Fig. 12.—Huber’s book or leaf hive.
A, Book hive. B, Side view of frame or leaf. C, Part of bin, cross
e, e, Entrances. tb, Top-bar section, lettering as
s, s, Side leaves. c, Comb. before.
h, Hinges. p, p, Pegs.

(From Cheshire’s Bees and Bee-keeping, Scientific and Practical.)

1911 Britannica - Bee - Huber’s bar-hive.png
Fig. 13.—Huber’s bar-hive, showing how comb is built, cb, Comb bar; g, g, glass sheets; s, s, screws; e, entrance.
(From Cheshire’s Bees and Bee-keeping, Scientific and Practical.)

About the same time the Rev. L. L. Langstroth was experimenting on the same lines in America, and in 1852 his important invention was made known, giving to the world of bee-keepers a movable frame which in its most important Langstroth’s hive. details will never be excelled. We refer to the respective distances left between the side-bars and hive walls on each side, and between the lower edge of the bottom-bars and the floor-board. Langstroth, in his measurements, hit upon the happy mean which keeps bees from propolizing or fastening the frames to the hive body, as they assuredly would do if sufficient space had not been allowed for free passage round the side-bars; it is equally certain that if too much space had been provided, they would fill it with comb and thus render the frame immovable. In addition to these benefits, Langstroth’s frame and hive possessed the enormous advantage over Dzierzon’s of being manipulated from above, so that any single frame could be raised for inspection without disturbing the others. Langstroth’s space-measurements have remained practically unaltered notwithstanding the many improvements in hive-making, and in the various sizes of movable frames, since introduced and used in different parts of the world.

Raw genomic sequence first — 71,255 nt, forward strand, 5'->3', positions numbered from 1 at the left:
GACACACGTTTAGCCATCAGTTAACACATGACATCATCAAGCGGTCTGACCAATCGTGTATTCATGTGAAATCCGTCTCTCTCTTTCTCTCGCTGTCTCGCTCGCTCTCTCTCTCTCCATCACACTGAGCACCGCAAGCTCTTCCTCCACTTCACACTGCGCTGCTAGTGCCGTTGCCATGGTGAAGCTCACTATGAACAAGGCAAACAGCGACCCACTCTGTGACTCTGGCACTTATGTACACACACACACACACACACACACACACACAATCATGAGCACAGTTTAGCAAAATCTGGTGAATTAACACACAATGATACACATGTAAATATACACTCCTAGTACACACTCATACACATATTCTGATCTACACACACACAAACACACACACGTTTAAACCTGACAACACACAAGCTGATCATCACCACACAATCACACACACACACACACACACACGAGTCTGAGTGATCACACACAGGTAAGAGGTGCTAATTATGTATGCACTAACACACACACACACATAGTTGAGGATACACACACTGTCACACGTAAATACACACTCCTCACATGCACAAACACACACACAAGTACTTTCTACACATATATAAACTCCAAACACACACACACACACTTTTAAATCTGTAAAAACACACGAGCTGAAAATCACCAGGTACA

In the United States of America Langstroth’s frame and hive are the acknowledged “standards” among the great body of bee-keepers, although about a dozen different frames, varying more or less in size, have their adherents. Size of frames in the U.S.A. Among these may be named the American, Adair, Danzenbaker, Gallup, Heddon, Langstroth and Quinby. Three of these, the American, Adair and Gallup, may